Plant domestication and the secrets in a plant's genome for 4th graders

To celebrate Fascination of Plants Day (FoPD) 2019, on May 22nd, Gramene's project manager and outreach, education and training coordinator, Dr. Marcela Karey Tello-Ruiz of Cold Spring Harbor Laboratory, visited fourth graders at Bayville's Intermediate (BI) School in New York to talk about plants and the secrets in their genomes!  In addition to a dynamic slideshow, students created colorful seed necklaces. This FoPD activity showed students that learning more about plants has improved our everyday lives, and that the study of plants is not only important, but can also be exciting and fun.

Through an interactive presentation, BI students realized that humans have not only domesticated animals --for example, through farming-- but we have also domesticated plants through agriculture!  Students were able to draw parallels between the selection of desirable traits in animals and plants.  For example, the selection that led to the creation of dog breeds --herding, hounds, working, etc.--, and the selection of suitable plant parts in the generation of crop varieties like broccoli, cauliflower, Brussels sprouts, cabbage, kohlrabi, and kale, which are indeed the same plant species!  The species in this case is Brassica oleracea, also known as wild mustard in its undomesticated form.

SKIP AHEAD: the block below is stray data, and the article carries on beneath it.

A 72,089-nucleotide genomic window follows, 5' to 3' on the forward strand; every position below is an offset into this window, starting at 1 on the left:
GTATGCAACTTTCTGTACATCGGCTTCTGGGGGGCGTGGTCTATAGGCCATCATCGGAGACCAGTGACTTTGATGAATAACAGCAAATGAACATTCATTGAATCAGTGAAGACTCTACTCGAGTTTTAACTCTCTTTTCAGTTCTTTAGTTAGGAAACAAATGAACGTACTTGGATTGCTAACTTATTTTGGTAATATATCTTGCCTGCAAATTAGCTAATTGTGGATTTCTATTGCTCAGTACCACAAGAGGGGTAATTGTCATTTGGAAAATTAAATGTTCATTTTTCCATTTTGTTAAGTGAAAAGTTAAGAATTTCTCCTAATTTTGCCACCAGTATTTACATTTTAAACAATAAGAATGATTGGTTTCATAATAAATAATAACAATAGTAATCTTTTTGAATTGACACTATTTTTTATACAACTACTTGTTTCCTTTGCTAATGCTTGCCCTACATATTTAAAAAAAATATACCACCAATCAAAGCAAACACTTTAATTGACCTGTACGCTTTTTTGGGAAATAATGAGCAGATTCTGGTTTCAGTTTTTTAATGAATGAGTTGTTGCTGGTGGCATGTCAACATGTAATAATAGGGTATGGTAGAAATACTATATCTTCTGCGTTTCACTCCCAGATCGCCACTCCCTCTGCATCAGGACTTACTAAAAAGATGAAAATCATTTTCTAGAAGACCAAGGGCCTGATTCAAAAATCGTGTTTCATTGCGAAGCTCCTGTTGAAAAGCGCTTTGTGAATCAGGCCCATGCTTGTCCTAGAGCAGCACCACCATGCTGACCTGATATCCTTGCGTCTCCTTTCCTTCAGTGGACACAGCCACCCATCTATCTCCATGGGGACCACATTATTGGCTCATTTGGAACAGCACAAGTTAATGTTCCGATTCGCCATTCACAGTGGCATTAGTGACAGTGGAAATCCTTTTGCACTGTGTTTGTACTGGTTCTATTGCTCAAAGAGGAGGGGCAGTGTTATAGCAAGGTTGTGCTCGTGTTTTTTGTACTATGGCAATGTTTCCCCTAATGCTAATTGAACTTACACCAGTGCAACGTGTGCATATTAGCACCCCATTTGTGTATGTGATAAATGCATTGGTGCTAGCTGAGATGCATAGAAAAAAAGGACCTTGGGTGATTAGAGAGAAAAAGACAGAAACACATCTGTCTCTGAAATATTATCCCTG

Plant genome research has been of paramount importance in food security, especially in the face of climate change. Currently, scientists are unlocking the secrets of some of the most important plants in our lives, including corn, cotton and potatoes.  BI students were shown selected excerpts of a fantastic set of short documentaries titled: Secrets of Plant Genomes: Revealed!  This set of of videos was created by the National Science Foundation (NSF) and it takes viewers on a lively, upbeat journey that explores how these common plants got to be the way they are today, and investigates how we can make better use of them in the future.  It also shows plant scientists hard at work--in the lab, in the field and at the computer--looking to increase our understanding of nature. 

Besides learning about plant domestication and how the fruits and vegetables that we eat today do not look much like their undomesticated ancestors, students learned about some common applications of genetically modified organisms or GMOs.  Examples included genetically engineered microorganisms used to produce renin, the enzyme most commonly used to make cheese (instead of harvesting it from unweaned calves) or to produce an essential reagent to detect bacterial endotoxins (instead of extracting it from live horseshoe crabs blood). Examples of genetically modified plants included biofortified golden rice, which has saved millions of children from blindness, blight resistant potatoes, and rainbow papaya.

The activity concluded with the children making seed necklaces with lab tubes containing nutritious agar for a tiny plant to grow inside them.

This outreach educational activity was made possible through National Science Foundation award #1127112 to the Gramene Project.  Visit Gramene's Facebook page for other outreach and educational activities that Gramene has brought to K-12 students in past years to celebrate FoPD.

Making colorful seed necklaces with Ms. Pederson's class

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Participating in the interactive presentation